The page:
"As a country we're in a state of denial because we've confused the right to bear arms with the right to carry arms all the time anywhere or anyplace you want," Honore told Gannett Louisiana on Monday. "We have to have a different kind of conversation in America and be prepared to speak about the politically unspeakable."

"The best place for weapons when you're not in the field is to be locked up in the garrison," Honore' said. "Our biggest problem before Desert Storm was (soldiers) accidentally firing their weapons, and they're trained."

"I've been around guns all my life, but when I was growing up they were locked in the cabinet unless you needed them for hunting."

http://www.usatoday.com/story/news/nation/2015/07/27/honore-americas-denial-gun-culture/30764255/

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Chris Hadlock 1 month, 1 week ago on City Council asks county commissioners to invest in downtown projects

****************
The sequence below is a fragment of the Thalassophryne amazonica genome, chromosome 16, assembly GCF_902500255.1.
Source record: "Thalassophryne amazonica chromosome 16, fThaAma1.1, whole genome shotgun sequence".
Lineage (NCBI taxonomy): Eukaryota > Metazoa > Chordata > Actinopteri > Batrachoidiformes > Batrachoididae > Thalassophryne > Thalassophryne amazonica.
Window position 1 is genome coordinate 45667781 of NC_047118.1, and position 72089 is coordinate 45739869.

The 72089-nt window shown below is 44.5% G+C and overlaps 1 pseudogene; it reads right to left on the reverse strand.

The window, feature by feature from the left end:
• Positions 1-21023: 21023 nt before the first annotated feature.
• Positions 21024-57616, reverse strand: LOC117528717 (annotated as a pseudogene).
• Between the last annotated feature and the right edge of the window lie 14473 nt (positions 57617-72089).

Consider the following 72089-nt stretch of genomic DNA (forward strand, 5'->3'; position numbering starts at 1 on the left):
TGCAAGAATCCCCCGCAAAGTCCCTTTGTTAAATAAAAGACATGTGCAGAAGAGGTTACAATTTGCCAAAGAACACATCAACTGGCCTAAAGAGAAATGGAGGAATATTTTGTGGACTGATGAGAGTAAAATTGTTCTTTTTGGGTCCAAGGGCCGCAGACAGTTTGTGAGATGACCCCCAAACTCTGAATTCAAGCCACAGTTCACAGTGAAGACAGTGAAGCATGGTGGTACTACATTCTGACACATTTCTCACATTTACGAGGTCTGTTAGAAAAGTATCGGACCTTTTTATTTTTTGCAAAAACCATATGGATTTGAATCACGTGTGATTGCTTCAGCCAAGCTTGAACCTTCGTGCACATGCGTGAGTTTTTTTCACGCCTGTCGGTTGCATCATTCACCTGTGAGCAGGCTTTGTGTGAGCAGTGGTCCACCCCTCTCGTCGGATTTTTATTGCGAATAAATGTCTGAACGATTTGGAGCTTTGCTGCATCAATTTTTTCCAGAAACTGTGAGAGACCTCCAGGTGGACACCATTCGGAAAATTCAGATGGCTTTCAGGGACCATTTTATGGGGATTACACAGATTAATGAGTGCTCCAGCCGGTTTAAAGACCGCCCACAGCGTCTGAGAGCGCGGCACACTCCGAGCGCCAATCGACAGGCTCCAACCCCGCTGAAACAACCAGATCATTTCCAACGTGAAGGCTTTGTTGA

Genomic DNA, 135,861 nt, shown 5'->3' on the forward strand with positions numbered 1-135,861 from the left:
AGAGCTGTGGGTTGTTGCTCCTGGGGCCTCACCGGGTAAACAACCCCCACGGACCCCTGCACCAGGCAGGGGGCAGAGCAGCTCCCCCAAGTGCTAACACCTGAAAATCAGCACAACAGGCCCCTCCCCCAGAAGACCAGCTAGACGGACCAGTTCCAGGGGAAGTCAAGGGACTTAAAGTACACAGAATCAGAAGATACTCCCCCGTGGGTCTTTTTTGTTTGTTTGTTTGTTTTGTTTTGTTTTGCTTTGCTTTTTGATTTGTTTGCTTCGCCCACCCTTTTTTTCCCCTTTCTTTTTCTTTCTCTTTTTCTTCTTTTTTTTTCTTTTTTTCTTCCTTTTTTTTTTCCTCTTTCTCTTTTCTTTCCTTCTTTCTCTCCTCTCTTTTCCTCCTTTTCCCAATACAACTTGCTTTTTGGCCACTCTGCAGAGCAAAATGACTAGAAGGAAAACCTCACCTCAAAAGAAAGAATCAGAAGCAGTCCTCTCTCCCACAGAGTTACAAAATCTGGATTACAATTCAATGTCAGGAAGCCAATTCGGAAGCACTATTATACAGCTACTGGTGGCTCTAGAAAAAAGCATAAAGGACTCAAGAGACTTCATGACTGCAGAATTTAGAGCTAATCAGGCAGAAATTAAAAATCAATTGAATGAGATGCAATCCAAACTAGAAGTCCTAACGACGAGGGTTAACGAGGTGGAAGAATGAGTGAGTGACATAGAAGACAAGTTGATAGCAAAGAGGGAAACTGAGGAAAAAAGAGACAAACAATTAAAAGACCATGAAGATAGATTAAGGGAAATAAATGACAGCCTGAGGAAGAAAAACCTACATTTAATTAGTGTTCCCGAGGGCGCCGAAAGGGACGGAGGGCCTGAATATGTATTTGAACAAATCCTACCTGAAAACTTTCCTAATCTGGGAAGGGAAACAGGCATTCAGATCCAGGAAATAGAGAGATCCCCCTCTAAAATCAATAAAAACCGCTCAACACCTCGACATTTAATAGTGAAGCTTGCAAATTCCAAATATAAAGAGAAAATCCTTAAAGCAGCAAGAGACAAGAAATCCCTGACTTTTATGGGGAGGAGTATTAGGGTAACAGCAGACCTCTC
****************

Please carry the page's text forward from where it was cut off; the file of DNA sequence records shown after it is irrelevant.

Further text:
As a citizen of Routt County, the City of Steamboat already gets plenty of my tax dollars in the form of their sales tax. Why would/should we pay more for city services that we have no voice in and no control over? If they want more money from the County then we want a vote on how they spend it. Like Nancy told us, "Just Say NO!"

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Chris Hadlock 1 month, 1 week ago on Road rage incident results in felony arrest

Which is why there should be mandatory regular training for all holders of a CCW permit. That responsibility it not something to be taken lightly and it should not be granted to persons of questionable mental stability. The CCW permit should require more than a rubber stamp for those that apply.

PS. Good advice Mark. I hope someone/anyone is listening.